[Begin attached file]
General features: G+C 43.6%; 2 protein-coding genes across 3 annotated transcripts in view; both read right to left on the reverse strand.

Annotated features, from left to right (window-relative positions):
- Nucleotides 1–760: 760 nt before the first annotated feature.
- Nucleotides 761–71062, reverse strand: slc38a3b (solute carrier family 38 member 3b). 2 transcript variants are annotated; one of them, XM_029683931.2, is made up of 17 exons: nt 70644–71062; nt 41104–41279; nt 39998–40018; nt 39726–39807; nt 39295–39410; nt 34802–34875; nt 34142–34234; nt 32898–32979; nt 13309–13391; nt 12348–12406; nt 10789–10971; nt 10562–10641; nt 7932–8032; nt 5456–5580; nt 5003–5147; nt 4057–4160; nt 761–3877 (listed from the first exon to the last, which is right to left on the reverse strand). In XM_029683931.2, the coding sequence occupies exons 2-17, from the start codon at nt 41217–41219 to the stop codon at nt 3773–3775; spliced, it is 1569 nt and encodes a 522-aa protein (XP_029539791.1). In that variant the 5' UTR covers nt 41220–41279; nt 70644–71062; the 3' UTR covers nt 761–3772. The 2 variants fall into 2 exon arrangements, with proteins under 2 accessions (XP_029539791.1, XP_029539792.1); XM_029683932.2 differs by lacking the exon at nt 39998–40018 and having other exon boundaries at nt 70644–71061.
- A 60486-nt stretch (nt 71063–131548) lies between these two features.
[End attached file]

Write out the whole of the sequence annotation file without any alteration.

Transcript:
General features: G+C 43.6%; 2 protein-coding genes across 3 annotated transcripts in view; both read right to left on the reverse strand.

Annotated features, from left to right (window-relative positions):
- Nucleotides 1–760: 760 nt before the first annotated feature.
- Nucleotides 761–71062, reverse strand: slc38a3b (solute carrier family 38 member 3b). 2 transcript variants are annotated; one of them, XM_029683931.2, is made up of 17 exons: nt 70644–71062; nt 41104–41279; nt 39998–40018; nt 39726–39807; nt 39295–39410; nt 34802–34875; nt 34142–34234; nt 32898–32979; nt 13309–13391; nt 12348–12406; nt 10789–10971; nt 10562–10641; nt 7932–8032; nt 5456–5580; nt 5003–5147; nt 4057–4160; nt 761–3877 (listed from the first exon to the last, which is right to left on the reverse strand). In XM_029683931.2, the coding sequence occupies exons 2-17, from the start codon at nt 41217–41219 to the stop codon at nt 3773–3775; spliced, it is 1569 nt and encodes a 522-aa protein (XP_029539791.1). In that variant the 5' UTR covers nt 41220–41279; nt 70644–71062; the 3' UTR covers nt 761–3772. The 2 variants fall into 2 exon arrangements, with proteins under 2 accessions (XP_029539791.1, XP_029539792.1); XM_029683932.2 differs by lacking the exon at nt 39998–40018 and having other exon boundaries at nt 70644–71061.
- A 60486-nt stretch (nt 71063–131548) lies between these two features.